Journalism - Legal Information

Copyright law is there to protect you but it is surprising the number of freelancers who are not fully aware of the legislation's depth and breadth. As a journalist you need to make yourself aware of what you can and cannot do and, just as importantly, what your clients can and cannot do. At the least ignoring copyright will leave you out of pocket and at worst could result in legal action.

Copyright legislation means that any stories, articles or publications you produce will be protected by law, preventing unauthorised reproduction of your work and also protecting your clients if you have assigned them copyright for a story.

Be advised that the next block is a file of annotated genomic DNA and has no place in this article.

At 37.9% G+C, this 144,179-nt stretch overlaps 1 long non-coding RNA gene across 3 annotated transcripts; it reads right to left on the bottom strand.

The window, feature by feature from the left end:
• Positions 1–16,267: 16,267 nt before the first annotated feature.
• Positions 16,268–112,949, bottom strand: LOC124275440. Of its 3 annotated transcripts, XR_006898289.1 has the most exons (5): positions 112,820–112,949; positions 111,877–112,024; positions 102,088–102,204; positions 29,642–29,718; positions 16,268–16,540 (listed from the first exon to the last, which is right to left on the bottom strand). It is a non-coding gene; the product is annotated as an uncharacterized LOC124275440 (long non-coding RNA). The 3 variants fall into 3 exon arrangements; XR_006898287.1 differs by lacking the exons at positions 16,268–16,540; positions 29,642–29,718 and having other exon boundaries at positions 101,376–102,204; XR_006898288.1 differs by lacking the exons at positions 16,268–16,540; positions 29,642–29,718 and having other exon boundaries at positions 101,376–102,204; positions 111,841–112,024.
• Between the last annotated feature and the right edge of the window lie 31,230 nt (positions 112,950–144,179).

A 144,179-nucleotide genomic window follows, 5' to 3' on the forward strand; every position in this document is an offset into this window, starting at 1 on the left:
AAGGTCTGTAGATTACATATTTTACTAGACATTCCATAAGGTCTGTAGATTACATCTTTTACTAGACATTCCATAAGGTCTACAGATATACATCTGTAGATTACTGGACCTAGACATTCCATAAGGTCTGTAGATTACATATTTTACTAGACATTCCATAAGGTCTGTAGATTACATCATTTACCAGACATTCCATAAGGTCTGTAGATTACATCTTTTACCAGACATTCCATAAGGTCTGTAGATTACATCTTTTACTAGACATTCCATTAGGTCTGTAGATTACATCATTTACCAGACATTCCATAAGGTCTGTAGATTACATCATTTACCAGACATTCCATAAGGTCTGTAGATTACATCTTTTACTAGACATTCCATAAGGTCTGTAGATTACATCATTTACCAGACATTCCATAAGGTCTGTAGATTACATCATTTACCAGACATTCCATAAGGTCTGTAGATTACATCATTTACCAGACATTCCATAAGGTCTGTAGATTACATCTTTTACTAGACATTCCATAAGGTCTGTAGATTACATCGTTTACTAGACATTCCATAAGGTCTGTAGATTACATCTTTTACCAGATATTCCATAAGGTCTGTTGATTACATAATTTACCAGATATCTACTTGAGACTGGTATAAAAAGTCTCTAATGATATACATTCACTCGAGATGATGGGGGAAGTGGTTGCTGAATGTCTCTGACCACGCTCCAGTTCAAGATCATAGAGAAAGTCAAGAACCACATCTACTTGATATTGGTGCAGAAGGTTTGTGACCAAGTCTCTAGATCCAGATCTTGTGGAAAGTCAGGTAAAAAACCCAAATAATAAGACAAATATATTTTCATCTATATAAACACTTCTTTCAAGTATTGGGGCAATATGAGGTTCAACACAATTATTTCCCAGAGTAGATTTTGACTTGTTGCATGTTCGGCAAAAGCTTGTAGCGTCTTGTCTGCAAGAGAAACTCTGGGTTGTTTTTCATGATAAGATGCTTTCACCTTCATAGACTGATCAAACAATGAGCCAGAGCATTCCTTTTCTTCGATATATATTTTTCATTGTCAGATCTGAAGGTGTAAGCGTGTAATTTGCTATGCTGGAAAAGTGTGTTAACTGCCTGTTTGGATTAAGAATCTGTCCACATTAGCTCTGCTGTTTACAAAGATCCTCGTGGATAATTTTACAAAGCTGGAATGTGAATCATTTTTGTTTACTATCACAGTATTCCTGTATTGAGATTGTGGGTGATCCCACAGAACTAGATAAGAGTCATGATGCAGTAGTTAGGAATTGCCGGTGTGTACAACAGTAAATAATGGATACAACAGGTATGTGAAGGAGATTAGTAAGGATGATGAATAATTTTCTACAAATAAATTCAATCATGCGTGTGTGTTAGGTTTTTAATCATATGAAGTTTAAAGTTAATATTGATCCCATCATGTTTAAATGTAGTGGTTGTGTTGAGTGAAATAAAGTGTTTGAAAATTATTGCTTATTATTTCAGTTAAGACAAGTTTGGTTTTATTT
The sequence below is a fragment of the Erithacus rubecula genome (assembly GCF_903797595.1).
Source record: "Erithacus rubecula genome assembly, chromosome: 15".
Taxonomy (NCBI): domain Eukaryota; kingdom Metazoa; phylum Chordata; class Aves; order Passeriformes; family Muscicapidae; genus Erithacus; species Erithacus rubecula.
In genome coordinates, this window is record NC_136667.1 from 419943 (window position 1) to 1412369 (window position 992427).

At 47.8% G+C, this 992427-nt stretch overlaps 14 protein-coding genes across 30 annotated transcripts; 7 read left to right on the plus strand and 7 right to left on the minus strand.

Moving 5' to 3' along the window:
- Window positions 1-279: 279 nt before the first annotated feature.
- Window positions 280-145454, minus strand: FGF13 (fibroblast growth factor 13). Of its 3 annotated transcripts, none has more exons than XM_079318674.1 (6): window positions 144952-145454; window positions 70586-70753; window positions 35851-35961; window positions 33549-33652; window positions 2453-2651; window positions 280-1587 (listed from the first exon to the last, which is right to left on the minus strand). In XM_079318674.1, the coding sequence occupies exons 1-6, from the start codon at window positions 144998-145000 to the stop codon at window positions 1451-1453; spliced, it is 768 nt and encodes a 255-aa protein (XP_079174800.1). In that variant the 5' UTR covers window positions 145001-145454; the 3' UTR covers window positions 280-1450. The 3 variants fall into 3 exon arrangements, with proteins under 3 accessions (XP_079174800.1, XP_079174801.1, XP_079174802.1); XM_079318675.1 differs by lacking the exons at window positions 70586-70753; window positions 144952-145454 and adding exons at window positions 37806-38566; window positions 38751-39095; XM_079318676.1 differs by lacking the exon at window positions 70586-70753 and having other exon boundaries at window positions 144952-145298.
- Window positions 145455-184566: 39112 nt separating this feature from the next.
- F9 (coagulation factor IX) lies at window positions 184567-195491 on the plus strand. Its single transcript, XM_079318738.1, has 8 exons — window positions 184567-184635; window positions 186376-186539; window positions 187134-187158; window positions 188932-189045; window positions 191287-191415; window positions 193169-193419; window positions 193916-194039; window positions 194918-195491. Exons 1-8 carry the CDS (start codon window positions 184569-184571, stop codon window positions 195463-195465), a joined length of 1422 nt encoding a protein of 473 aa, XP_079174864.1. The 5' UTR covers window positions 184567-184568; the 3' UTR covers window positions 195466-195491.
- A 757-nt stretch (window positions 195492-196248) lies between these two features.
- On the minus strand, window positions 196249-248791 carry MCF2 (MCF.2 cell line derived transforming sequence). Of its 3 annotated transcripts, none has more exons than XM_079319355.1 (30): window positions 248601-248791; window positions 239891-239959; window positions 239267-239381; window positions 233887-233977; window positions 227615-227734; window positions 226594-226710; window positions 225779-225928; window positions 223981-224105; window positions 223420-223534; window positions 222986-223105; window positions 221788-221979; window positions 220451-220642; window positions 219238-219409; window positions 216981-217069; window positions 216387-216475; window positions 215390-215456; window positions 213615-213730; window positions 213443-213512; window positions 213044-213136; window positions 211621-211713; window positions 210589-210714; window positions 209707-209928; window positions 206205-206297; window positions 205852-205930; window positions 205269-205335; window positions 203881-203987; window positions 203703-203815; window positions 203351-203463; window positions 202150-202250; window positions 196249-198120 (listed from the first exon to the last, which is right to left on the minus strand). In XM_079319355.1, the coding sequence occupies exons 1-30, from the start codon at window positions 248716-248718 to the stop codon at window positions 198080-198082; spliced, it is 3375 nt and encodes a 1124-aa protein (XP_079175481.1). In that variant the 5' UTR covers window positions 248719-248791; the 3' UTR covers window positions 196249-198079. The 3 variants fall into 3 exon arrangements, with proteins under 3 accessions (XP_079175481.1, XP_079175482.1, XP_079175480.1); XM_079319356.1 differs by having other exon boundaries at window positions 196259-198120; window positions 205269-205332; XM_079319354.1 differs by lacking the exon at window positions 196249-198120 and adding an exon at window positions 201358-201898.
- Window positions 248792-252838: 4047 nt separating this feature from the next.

Be careful with copyright. Many publications will ask you to assign your rights to them. Try not to do it, you may be able to adapt the story and sell it to more than one newspaper or magazine. But remember - there is no copyright on facts or ideas, you only own the "expression" of an article, for example, the way it is written.

Copyright means that you have the right to be paid for a third party to reproduce your work and that you have the right to be credited as the author of that work.

For more information see:

In Brief – For more on copyright for freelance writers.


More on freelance journalism